Does Low Fat Mean the Same Thing as Reduced Fat?

Reduced Fat Milk
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Food labels can be confusing but the low fat and reduced fat claims are not the same things. They have specific meanings as guided by the Nutrition Labeling and Education Act (NLEA) and the U.S. Food and Drug Administration (FDA).

Low Fat

Low fat means a product contains 3 grams of fat or less per serving, and 30 percent or less of the total calories per serving are from fat. When looking at a main dish or meal, there can only be 3 grams or less of fat per 100 grams. If a product normally has a very small serving size, there can be no more than 3 grams of fat per 50 grams of that item.

The low-fat designation is very helpful if you are being mindful of your total fat intake and helps you to choose items that are not overloaded with fat, leaving out protein and carbohydrates.

If you want to find products even lower in fat, look for the fat-free designation. To be labeled as fat-free, a product must have 0.5 grams of fat or less per serving. It must not have a fat-based ingredient like oil.

Note that low fat does not necessarily mean a product is low in saturated fat. To be designated as low in saturated fat, it must have less than 1 gram of saturated fat per serving and no more than 15 percent of calories from saturated fat.

Reduced Fat

Reduced fat, on the other hand, refers to a product's claim to contain at least 25 percent less fat than the original version. So the "reduced" is referring to the amount of fat that has been removed from the original product.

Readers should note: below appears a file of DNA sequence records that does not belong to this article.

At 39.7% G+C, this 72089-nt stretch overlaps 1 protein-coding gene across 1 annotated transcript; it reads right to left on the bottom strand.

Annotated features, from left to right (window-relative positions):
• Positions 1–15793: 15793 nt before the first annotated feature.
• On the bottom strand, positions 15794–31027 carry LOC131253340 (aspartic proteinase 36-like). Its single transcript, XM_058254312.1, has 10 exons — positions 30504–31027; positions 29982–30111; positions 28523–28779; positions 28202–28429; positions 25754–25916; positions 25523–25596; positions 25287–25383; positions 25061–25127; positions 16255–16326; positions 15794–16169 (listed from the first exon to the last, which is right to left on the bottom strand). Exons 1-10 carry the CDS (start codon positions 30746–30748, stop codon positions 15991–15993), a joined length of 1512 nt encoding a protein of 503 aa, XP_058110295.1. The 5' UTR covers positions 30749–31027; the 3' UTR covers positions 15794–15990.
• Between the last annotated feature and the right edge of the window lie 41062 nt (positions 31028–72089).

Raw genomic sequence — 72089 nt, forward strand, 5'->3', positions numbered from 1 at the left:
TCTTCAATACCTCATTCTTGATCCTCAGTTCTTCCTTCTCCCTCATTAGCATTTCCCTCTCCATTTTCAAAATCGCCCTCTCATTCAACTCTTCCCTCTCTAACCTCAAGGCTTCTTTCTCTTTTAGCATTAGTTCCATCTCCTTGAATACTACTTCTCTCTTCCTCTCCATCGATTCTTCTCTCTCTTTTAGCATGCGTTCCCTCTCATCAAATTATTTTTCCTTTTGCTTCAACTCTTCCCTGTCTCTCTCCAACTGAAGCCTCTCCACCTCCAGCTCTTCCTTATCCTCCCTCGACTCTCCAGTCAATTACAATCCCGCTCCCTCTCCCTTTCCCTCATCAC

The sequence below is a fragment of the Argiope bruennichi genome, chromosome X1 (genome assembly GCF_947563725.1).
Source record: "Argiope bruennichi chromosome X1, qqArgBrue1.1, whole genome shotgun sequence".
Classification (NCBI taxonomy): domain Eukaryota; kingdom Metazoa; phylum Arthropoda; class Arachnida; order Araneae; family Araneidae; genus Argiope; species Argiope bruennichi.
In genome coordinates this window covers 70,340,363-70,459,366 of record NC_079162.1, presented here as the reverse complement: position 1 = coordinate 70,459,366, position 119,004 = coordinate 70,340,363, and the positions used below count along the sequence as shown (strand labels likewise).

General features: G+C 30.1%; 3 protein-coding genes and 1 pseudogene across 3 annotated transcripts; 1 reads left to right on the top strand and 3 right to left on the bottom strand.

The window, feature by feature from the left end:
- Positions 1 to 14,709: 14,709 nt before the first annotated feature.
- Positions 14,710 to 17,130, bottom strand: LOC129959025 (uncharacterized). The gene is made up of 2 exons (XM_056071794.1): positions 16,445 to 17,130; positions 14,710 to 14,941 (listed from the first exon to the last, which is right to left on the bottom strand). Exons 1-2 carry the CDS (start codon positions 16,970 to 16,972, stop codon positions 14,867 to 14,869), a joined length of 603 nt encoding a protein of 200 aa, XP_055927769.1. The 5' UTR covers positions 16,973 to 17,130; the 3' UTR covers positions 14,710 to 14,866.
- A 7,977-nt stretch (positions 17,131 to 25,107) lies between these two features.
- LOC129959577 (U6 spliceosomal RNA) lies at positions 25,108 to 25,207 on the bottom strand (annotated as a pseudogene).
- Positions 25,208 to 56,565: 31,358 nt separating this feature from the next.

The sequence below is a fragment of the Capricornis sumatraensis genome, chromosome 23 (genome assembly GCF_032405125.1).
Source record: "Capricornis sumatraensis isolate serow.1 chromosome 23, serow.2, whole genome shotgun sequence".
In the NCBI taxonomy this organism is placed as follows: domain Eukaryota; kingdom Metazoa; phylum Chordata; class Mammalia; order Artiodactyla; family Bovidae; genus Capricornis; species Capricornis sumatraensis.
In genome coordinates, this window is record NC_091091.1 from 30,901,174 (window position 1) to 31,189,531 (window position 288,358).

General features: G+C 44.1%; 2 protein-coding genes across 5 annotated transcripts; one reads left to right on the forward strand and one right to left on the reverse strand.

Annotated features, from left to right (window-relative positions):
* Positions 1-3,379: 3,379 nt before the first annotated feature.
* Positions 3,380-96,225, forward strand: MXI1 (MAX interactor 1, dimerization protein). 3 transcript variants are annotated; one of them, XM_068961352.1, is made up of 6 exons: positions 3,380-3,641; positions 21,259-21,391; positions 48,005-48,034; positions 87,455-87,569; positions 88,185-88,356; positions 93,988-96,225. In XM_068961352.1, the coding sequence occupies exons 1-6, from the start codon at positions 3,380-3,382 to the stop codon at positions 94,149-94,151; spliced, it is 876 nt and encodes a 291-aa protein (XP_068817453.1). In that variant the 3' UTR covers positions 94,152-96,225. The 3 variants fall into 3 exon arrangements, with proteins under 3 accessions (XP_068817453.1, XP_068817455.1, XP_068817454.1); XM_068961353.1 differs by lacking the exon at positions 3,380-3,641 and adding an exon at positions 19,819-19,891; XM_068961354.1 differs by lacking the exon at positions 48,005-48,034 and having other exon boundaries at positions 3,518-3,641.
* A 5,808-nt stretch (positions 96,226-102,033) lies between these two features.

Take a package of reduced-fat muffins, for example. If the original fat content per muffin was 20 grams, and the fat has been reduced to 15 grams, the fat content has decreased by 25 percent and is therefore considered "reduced fat."

However, 15 grams of fat is still five times higher than the 3 grams per serving that officially qualifies as low fat. So clearly reduced fat does not mean that the food is low fat.

What Is Healthy?

Labeling requirements are undergoing revision, but guidelines say that in order to claim a food is "healthy" it must be low fat, low saturated fat, and meet other requirements for sodium at 480 milligrams or less per serving, cholesterol of 60 milligrams or less per serving, and provide 10 percent of Daily Value for beneficial nutrients.

Proposed changes will eliminate the requirement that a food be low fat to be designated as healthy. One reason for this change is that it is now believed that the type of fat in the food is of greater importance for health than the total amount. Limiting saturated fat and eliminating trans fat are the goals of current nutrition guidelines. While fat is more calorie-dense than carbohydrates and protein, appropriate amounts of beneficial fats such as those found in olive oil, nuts, and avocados are part of a healthy diet.